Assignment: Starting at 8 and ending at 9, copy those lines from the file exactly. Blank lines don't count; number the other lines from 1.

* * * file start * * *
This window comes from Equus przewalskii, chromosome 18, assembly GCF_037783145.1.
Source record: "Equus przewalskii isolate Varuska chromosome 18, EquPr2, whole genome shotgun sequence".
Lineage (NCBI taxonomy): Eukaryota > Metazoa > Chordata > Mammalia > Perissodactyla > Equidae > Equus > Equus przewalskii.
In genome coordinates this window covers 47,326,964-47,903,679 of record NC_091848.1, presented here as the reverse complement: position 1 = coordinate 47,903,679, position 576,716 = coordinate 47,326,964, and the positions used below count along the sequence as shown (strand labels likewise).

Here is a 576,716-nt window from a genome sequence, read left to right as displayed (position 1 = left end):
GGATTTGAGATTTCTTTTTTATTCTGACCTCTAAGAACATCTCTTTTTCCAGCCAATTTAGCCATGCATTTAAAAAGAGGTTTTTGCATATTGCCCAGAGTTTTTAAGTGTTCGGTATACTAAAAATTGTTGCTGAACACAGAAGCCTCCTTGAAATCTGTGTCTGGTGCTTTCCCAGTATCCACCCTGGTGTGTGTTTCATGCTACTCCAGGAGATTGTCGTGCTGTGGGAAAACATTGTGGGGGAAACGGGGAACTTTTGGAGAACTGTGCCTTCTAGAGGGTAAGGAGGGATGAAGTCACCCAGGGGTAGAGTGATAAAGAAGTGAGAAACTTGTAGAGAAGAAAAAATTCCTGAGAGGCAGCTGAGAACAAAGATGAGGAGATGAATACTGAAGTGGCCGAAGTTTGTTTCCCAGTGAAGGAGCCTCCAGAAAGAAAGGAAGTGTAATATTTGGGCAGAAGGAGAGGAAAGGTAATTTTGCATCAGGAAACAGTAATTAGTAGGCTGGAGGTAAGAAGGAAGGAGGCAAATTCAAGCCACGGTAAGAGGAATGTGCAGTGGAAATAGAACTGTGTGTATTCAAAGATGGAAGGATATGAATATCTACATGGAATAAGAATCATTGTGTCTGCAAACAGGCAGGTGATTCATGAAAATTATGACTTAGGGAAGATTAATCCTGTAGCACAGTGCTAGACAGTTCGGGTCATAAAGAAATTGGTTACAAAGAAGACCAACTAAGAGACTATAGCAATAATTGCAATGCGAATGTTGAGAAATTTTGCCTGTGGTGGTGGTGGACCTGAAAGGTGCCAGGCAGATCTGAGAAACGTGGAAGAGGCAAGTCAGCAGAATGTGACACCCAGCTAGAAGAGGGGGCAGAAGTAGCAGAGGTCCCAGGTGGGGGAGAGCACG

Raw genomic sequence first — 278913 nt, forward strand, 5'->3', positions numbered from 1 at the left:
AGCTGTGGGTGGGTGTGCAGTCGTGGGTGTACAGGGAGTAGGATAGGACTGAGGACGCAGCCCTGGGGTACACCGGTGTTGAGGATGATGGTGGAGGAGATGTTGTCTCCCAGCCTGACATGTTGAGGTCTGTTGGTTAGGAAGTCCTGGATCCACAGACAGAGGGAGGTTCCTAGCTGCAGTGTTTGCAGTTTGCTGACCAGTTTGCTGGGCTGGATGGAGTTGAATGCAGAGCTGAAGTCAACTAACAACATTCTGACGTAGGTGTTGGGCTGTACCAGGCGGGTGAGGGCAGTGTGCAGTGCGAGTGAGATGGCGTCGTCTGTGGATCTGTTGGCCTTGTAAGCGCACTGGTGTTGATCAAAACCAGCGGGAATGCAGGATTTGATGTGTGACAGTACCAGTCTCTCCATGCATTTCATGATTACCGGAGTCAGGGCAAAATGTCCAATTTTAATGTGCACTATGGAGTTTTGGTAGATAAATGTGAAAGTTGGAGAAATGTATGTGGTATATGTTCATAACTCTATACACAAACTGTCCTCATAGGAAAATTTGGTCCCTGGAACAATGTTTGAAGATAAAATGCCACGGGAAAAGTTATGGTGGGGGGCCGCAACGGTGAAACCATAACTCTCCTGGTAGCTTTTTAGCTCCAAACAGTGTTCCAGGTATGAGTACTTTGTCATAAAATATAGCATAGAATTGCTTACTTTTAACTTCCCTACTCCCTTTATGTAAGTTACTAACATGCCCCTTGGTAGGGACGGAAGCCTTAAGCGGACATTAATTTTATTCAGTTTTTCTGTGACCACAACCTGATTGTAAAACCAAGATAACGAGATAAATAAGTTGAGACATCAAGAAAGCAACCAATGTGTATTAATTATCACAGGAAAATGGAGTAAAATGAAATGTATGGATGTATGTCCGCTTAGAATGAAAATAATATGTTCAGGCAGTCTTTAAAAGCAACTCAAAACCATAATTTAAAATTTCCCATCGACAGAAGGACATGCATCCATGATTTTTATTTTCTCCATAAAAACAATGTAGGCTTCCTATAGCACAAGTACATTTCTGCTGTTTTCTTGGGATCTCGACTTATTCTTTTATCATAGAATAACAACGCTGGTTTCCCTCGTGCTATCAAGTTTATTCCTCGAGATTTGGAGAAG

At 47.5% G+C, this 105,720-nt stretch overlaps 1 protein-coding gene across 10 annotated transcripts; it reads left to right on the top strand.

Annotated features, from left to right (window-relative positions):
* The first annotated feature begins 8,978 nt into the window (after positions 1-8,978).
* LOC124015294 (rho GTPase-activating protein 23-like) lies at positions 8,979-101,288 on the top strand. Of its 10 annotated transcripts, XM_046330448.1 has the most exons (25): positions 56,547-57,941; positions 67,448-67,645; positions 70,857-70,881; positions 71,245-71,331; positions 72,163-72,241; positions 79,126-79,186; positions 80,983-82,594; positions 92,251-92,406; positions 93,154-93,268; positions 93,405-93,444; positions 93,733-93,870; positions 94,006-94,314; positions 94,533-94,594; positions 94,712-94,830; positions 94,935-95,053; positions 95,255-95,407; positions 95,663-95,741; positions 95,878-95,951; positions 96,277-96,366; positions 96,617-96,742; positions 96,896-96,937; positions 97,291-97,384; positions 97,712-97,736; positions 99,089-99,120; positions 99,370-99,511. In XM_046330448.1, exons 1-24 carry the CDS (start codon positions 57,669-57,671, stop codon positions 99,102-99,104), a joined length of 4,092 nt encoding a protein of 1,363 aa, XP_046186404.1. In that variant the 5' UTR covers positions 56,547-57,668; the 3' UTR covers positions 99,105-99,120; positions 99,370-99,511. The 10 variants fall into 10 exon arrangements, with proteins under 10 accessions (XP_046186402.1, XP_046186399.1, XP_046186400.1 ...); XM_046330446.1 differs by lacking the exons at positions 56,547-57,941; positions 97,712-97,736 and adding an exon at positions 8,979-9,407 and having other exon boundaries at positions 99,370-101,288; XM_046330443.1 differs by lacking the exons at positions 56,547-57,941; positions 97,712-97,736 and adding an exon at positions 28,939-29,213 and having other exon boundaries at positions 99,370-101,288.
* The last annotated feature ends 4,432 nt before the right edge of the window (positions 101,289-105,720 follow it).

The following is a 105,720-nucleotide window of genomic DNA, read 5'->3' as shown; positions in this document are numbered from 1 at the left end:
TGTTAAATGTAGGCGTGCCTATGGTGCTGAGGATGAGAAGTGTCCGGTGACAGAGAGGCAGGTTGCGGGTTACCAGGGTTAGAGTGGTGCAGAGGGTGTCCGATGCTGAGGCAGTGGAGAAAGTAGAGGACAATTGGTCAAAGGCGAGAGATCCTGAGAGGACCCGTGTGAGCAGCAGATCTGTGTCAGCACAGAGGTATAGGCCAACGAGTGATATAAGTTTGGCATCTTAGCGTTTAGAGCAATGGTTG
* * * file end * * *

AGCTGTGGGTGGGTGTGCAGTCGTGGGTGTACAGGGAGTAGGATAGGACTGAGGACGCAGCCCTGGGGTACACCGGTGTTGAGGATGATGGTGGAGGAGATGTTGTCTCCCAGCCTGACATGTTGAGGTCTGTTGGTTAGGAAGTCCTGGATCCACAGACAGAGGGAGGTTCCTAGCTGCAGTGTTTGCAGTTTGCTGACCAGTTTGCTGGGCTGGATGGAGTTGAATGCAGAGCTGAAGTCAACTAACAACATTCTGACGTAGGTGTTGGGCTGTACCAGGCGGGTGAGGGCAGTGTGCAGTGCGAGTGAGATGGCGTCGTCTGTGGATCTGTTGGCCTTGTAAGCGCACTGGTGTTGATCAAAACCAGCGGGAATGCAGGATTTGATGTGTGACAGTACCAGTCTCTCCATGCATTTCATGATTACCGGAGTCAGGGCAAAATGTCCAATTTTAATGTGCACTATGGAGTTTTGGTAGATAAATGTGAAAGTTGGAGAAATGTATGTGGTATATGTTCATAACTCTATACACAAACTGTCCTCATAGGAAAATTTGGTCCCTGGAACAATGTTTGAAGATAAAATGCCACGGGAAAAGTTATGGTGGGGGGCCGCAACGGTGAAACCATAACTCTCCTGGTAGCTTTTTAGCTCCAAACAGTGTTCCAGGTATGAGTACTTTGTCATAAAATATAGCATAGAATTGCTTACTTTTAACTTCCCTACTCCCTTTATGTAAGTTACTAACATGCCCCTTGGTAGGGACGGAAGCCTTAAGCGGACATTAATTTTATTCAGTTTTTCTGTGACCACAACCTGATTGTAAAACCAAGATAACGAGATAAATAAGTTGAGACATCAAGAAAGCAACCAATGTGTATTAATTATCACAGGAAAATGGAGTAAAATGAAATGTATGGATGTATGTCCGCTTAGAATGAAAATAATATGTTCAGGCAGTCTTTAAAAGCAACTCAAAACCATAATTTAAAATTTCCCATCGACAGAAGGACATGCATCCATGATTTTTATTTTCTCCATAAAAACAATGTAGGCTTCCTATAGCACAAGTACATTTCTGCTGTTTTCTTGGGATCTCGACTTATTCTTTTATCATAGAATAACAACGCTGGTTTCCCTCGTGCTATCAAGTTTATTCCTCGAGATTTGGAGAAG

At 47.5% G+C, this 105,720-nt stretch overlaps 1 protein-coding gene across 10 annotated transcripts; it reads left to right on the top strand.